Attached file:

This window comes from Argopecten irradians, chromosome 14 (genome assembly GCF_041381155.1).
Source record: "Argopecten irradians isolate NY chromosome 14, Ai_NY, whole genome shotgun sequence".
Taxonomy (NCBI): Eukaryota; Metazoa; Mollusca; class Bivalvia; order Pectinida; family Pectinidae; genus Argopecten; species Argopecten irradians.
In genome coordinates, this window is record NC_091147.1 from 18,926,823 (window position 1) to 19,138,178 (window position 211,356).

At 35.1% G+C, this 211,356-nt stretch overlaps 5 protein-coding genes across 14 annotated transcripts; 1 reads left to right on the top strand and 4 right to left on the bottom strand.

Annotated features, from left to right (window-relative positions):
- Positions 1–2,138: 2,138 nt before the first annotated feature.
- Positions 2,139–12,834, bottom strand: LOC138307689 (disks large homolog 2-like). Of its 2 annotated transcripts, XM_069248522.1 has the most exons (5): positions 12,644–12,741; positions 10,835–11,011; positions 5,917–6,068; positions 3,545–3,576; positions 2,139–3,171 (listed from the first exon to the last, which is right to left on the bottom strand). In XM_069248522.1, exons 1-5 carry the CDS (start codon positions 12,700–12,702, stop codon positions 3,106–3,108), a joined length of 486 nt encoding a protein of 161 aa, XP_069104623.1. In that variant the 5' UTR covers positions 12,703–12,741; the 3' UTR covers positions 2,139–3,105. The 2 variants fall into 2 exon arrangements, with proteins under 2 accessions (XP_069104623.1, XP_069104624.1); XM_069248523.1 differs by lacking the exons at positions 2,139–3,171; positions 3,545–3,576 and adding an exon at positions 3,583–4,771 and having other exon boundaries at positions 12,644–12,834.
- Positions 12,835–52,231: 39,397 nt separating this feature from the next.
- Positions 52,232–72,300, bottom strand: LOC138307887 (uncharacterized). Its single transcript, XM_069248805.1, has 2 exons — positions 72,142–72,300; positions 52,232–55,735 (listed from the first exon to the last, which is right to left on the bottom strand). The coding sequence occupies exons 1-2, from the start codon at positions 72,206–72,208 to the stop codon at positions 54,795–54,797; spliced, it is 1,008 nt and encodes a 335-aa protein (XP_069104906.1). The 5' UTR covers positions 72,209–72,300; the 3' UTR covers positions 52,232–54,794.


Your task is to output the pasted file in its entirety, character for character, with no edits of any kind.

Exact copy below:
This window comes from Argopecten irradians, chromosome 14 (genome assembly GCF_041381155.1).
Source record: "Argopecten irradians isolate NY chromosome 14, Ai_NY, whole genome shotgun sequence".
Taxonomy (NCBI): Eukaryota; Metazoa; Mollusca; class Bivalvia; order Pectinida; family Pectinidae; genus Argopecten; species Argopecten irradians.
In genome coordinates, this window is record NC_091147.1 from 18,926,823 (window position 1) to 19,138,178 (window position 211,356).

At 35.1% G+C, this 211,356-nt stretch overlaps 5 protein-coding genes across 14 annotated transcripts; 1 reads left to right on the top strand and 4 right to left on the bottom strand.

Annotated features, from left to right (window-relative positions):
- Positions 1–2,138: 2,138 nt before the first annotated feature.
- Positions 2,139–12,834, bottom strand: LOC138307689 (disks large homolog 2-like). Of its 2 annotated transcripts, XM_069248522.1 has the most exons (5): positions 12,644–12,741; positions 10,835–11,011; positions 5,917–6,068; positions 3,545–3,576; positions 2,139–3,171 (listed from the first exon to the last, which is right to left on the bottom strand). In XM_069248522.1, exons 1-5 carry the CDS (start codon positions 12,700–12,702, stop codon positions 3,106–3,108), a joined length of 486 nt encoding a protein of 161 aa, XP_069104623.1. In that variant the 5' UTR covers positions 12,703–12,741; the 3' UTR covers positions 2,139–3,105. The 2 variants fall into 2 exon arrangements, with proteins under 2 accessions (XP_069104623.1, XP_069104624.1); XM_069248523.1 differs by lacking the exons at positions 2,139–3,171; positions 3,545–3,576 and adding an exon at positions 3,583–4,771 and having other exon boundaries at positions 12,644–12,834.
- Positions 12,835–52,231: 39,397 nt separating this feature from the next.
- Positions 52,232–72,300, bottom strand: LOC138307887 (uncharacterized). Its single transcript, XM_069248805.1, has 2 exons — positions 72,142–72,300; positions 52,232–55,735 (listed from the first exon to the last, which is right to left on the bottom strand). The coding sequence occupies exons 1-2, from the start codon at positions 72,206–72,208 to the stop codon at positions 54,795–54,797; spliced, it is 1,008 nt and encodes a 335-aa protein (XP_069104906.1). The 5' UTR covers positions 72,209–72,300; the 3' UTR covers positions 52,232–54,794.